1) Goal Setting. Short term, mid-term and long term goals when appropriate. They focus on micro-goal setting techniques and segmentation in completing small tasks and winning along the way. They try not to focus on the fact that there are days left in training, but instead on getting through the next minute successfully, and winning that event.
2) Mental Imagery. The ability to use mental imagery of successfully completing a task or challenge. This involves positive mental imagery, visualization and mental rehearsal prior to a task or challenge. The most successful people have already imagined the positive outcomes, and how they will specifically handle each individual obstacle along the way.
There are really no surprises and this helps them remain in control during the stressful situations.
Think about when you went into a presentation completely prepared, extremely confident in your material and had walked through and were prepared to handle any objections you could expect. Your confidence was palpable, and bread confidence in you by your audience.
3) Self-Talk. While this sounds easy, it is not, and it becomes more difficult during stressful situations and when fatigued. In BUDs training it is often things like, “Just Keep Moving, Don’t Stop, I’ll never Quit”. Most people start out with positive self-talk, but the negative creeps in. Be conscious of when your negative talk usually starts to creep in for you, and fight it.
4) Arousal Control. The ability to partially control the body’s natural responses to stressful situations that elicit fear, anxiety, anger, nervousness, worry and other negative emotional reactions. One key is the 4 x 4 breathing technique: Inhaling deeply as if to fill up your lungs for 4 seconds and then exhaling in a steady and even manner for 4 seconds for at least 1 full minute (and preferably 2 or 4).
You have power over your mind – not outside events. Realize this, and you will find strength. Marcus Aurelius AD 161
While this was a very quick recap, most of you have been successful in your personal lives and careers. Thus, you have used these techniques in different forms and to varying degrees. Hopefully this gives a more formal name and guide to research and improve your performance in whatever area you choose.
Each time we face our fear, we gain strength, courage, and confidence in the doing. Theodor Roosevelt 1901.
Earn What You Deserve.
Vice President of Sales
Holidays/gift giving/celebrations and how we do them
Celebrating family day each year for adoptions
Father’s day at Arlington Park
Winter Classic Bags Tournament the Saturday before the Super Bowl every year
Baseball Spring Training trip to Arizona every year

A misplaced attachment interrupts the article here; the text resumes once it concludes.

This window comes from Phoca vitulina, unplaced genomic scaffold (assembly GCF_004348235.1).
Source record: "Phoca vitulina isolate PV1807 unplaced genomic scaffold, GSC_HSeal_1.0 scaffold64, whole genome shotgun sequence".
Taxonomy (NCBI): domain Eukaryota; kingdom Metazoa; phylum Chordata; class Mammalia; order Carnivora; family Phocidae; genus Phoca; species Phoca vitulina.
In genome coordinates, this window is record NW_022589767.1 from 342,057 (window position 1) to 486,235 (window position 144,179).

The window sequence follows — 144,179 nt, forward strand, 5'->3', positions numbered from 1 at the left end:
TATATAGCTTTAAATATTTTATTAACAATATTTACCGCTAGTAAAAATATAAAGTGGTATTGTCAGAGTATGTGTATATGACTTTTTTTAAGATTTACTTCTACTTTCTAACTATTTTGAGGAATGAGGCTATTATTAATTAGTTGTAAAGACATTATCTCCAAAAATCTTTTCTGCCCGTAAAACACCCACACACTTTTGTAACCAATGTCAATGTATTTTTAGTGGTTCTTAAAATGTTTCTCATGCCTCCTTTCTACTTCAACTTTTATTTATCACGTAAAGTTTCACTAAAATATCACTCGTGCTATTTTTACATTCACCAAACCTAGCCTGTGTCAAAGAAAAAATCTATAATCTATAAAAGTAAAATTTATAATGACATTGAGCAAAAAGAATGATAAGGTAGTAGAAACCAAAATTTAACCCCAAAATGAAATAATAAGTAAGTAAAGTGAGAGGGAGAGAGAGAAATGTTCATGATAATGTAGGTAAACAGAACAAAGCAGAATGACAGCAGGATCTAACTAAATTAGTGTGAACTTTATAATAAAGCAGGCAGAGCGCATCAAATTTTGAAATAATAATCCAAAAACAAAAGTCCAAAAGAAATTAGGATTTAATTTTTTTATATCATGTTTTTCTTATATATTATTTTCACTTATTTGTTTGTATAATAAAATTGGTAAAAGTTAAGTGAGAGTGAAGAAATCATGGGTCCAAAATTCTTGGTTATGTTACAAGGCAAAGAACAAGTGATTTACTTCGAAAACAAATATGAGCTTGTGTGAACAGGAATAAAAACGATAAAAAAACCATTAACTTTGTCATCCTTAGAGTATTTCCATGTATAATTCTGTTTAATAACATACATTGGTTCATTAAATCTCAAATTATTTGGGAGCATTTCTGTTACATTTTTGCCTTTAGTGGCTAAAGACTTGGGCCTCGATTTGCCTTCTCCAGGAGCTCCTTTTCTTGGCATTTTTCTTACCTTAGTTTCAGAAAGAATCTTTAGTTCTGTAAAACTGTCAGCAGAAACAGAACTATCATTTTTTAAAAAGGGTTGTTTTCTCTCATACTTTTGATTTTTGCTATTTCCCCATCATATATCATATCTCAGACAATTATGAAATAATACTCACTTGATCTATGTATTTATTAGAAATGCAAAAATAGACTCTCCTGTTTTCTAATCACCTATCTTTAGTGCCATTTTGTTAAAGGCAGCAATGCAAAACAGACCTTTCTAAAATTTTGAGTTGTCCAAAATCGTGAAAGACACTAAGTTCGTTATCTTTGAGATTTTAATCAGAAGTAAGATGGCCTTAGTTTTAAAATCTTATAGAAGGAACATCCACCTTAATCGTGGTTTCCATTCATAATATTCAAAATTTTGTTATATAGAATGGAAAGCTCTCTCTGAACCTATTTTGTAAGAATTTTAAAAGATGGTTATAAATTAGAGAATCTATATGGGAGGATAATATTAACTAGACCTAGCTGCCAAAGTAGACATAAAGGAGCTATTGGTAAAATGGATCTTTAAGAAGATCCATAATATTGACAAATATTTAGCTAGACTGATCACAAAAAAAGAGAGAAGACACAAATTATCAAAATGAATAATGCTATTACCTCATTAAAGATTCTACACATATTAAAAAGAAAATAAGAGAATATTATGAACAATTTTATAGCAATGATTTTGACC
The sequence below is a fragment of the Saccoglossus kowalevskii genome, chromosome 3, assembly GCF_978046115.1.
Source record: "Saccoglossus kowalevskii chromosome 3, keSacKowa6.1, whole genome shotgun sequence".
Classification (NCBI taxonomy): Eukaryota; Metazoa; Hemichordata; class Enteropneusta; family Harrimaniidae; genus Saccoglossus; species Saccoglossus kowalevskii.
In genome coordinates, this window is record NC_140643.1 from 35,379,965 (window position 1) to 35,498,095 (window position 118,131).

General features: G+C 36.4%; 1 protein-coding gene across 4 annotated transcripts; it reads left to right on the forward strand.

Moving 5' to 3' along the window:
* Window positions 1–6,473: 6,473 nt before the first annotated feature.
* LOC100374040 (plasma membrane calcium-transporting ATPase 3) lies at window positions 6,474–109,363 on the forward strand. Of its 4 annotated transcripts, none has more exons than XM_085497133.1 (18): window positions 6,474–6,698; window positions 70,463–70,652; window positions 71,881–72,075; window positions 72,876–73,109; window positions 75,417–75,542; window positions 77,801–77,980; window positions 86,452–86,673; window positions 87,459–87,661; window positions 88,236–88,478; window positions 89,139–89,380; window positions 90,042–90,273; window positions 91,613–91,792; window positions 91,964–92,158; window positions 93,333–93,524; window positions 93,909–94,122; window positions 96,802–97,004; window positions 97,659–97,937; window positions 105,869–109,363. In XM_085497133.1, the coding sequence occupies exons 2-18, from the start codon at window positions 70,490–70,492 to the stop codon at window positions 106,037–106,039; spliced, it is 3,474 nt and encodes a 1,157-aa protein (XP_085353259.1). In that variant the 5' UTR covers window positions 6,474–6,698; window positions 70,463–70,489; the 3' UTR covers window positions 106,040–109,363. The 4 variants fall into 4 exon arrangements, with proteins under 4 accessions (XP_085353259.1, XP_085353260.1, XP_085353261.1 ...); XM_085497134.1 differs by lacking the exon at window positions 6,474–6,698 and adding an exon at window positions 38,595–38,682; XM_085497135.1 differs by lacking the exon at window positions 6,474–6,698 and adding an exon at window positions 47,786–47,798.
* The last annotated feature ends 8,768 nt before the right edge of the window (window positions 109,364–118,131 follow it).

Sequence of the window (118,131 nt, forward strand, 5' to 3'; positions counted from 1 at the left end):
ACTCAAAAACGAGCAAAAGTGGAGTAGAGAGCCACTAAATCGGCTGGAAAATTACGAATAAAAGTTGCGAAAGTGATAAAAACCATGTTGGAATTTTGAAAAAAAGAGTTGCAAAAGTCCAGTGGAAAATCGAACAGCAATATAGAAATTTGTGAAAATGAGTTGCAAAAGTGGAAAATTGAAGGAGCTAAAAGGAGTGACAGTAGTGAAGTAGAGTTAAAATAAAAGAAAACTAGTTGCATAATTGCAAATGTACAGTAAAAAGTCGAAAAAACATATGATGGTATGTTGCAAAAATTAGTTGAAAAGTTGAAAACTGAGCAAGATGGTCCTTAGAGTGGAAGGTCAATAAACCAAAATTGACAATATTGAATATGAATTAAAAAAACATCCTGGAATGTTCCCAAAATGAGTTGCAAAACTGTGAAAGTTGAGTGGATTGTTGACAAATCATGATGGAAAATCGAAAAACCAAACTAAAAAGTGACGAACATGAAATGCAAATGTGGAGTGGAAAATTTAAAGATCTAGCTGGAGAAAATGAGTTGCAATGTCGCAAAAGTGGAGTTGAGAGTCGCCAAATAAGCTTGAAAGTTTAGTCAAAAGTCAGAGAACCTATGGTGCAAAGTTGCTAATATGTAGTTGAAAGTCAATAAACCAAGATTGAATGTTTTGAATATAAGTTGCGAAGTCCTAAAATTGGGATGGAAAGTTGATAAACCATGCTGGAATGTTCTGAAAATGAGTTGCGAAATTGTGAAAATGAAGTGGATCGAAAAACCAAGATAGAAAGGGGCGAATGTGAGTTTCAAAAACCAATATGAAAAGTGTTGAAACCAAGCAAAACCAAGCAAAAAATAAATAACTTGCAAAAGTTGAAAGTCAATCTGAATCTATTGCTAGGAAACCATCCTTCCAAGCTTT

Baseball Opening Day every year
4 Annual Golf Tournaments
Holiday shopping trip day the first Friday in December
Going to a favorite restaurant every Valentine’s Day and Sweetest Day
BBQ jalapeno/bacon shrimp at our tailgates at games
Scratch off Lottery tickets on Christmas and New Years
Annual Rib fest
Charities and special events
These are just some of the traditions I celebrate annually with family and friends. Each one of us has a list of those that we have developed over the years. And within each of these, their are often more traditions like fireworks, foods we eat, times we do things, locations....
In today’s busy world, we often crave this consistency and control that allows us to stop and focus in on those people that are most important to us.
It is really easy this time of year to find discussions about people not being in the “true spirit” of the holidays, and not recognizing the “true meaning” of the holidays. “It has become too commercialized”. “The focus is on the wrong things”. Certainly in some cases this may be true. But comfort and happiness can be found and appreciated in different ways.
We deal with so much change every day. And we know that life is precious and that we don’t get to control when or how it ends in most cases. Maybe it is our way of trying to gain a little control and find comfort in the familiar where we can let our guard down and really be ourselves. (And maybe it is an excuse to have a beer or two..)
As I grow older, I realize that what these traditions really represent to me, is the chance to spend time with the people who mean the most to me. If we are doing something we really enjoy doing – that is a bonus. It is a time when we can be with those who know and love us despite who we are, and who we are not. The events in the background just give us the excuse to carve out the time in our busy lives.
So this holiday season, really enjoy your traditions, and look to make new ones. Either way, the reasons behind them are the important things to celebrate. And they will live on as memories to comfort us when we need them. They will help us remember to celebrate and be thankful for who and what we have. And hopefully this makes us better people. To me, that really is the spirit of the season.
Happy Holidays to you and your family. May they be your best yet. They can be. It is up to you!
Vice President of Sales
Like most things, the reality is somewhere in the middle. Each generation has had certain advantages and disadvantages as we have progressed through time. And I am not sure all of them have really been “progress”. And unfortunately, my generation may be the last with legitimate chances for almost everyone to do "better" than their parents did and live the American Dream. I think that represents its own challenges today.